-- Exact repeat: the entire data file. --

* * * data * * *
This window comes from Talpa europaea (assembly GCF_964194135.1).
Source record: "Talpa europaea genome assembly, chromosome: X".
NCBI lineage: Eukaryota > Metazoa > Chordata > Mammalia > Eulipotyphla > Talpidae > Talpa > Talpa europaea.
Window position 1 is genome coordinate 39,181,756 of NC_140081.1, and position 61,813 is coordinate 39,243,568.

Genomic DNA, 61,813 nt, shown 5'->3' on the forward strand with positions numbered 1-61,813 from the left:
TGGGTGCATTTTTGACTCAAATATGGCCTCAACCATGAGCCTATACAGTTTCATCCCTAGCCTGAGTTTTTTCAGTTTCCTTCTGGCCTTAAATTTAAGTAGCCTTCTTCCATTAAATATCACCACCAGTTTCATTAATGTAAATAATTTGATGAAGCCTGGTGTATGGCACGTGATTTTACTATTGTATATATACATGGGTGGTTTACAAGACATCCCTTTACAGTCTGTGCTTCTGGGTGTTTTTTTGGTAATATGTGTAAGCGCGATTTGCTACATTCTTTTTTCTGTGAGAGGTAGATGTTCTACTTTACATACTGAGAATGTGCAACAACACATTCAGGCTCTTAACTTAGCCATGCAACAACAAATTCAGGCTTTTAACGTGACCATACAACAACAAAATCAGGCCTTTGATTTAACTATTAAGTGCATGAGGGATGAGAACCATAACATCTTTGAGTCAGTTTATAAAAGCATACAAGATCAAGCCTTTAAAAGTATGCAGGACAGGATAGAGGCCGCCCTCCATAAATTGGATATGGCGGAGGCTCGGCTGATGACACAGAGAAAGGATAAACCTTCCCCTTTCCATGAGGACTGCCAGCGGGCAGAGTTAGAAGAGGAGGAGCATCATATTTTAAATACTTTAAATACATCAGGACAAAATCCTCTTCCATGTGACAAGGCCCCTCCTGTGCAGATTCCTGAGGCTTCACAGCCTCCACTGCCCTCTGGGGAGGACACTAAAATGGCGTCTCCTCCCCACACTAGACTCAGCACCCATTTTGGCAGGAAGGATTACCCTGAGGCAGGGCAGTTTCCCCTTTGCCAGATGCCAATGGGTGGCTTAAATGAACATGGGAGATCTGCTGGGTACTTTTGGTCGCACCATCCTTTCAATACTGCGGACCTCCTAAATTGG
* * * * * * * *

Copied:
This window comes from Talpa europaea (assembly GCF_964194135.1).
Source record: "Talpa europaea genome assembly, chromosome: X".
NCBI lineage: Eukaryota > Metazoa > Chordata > Mammalia > Eulipotyphla > Talpidae > Talpa > Talpa europaea.
Window position 1 is genome coordinate 39,181,756 of NC_140081.1, and position 61,813 is coordinate 39,243,568.

Genomic DNA, 61,813 nt, shown 5'->3' on the forward strand with positions numbered 1-61,813 from the left:
TGGGTGCATTTTTGACTCAAATATGGCCTCAACCATGAGCCTATACAGTTTCATCCCTAGCCTGAGTTTTTTCAGTTTCCTTCTGGCCTTAAATTTAAGTAGCCTTCTTCCATTAAATATCACCACCAGTTTCATTAATGTAAATAATTTGATGAAGCCTGGTGTATGGCACGTGATTTTACTATTGTATATATACATGGGTGGTTTACAAGACATCCCTTTACAGTCTGTGCTTCTGGGTGTTTTTTTGGTAATATGTGTAAGCGCGATTTGCTACATTCTTTTTTCTGTGAGAGGTAGATGTTCTACTTTACATACTGAGAATGTGCAACAACACATTCAGGCTCTTAACTTAGCCATGCAACAACAAATTCAGGCTTTTAACGTGACCATACAACAACAAAATCAGGCCTTTGATTTAACTATTAAGTGCATGAGGGATGAGAACCATAACATCTTTGAGTCAGTTTATAAAAGCATACAAGATCAAGCCTTTAAAAGTATGCAGGACAGGATAGAGGCCGCCCTCCATAAATTGGATATGGCGGAGGCTCGGCTGATGACACAGAGAAAGGATAAACCTTCCCCTTTCCATGAGGACTGCCAGCGGGCAGAGTTAGAAGAGGAGGAGCATCATATTTTAAATACTTTAAATACATCAGGACAAAATCCTCTTCCATGTGACAAGGCCCCTCCTGTGCAGATTCCTGAGGCTTCACAGCCTCCACTGCCCTCTGGGGAGGACACTAAAATGGCGTCTCCTCCCCACACTAGACTCAGCACCCATTTTGGCAGGAAGGATTACCCTGAGGCAGGGCAGTTTCCCCTTTGCCAGATGCCAATGGGTGGCTTAAATGAACATGGGAGATCTGCTGGGTACTTTTGGTCGCACCATCCTTTCAATACTGCGGACCTCCTAAATTGG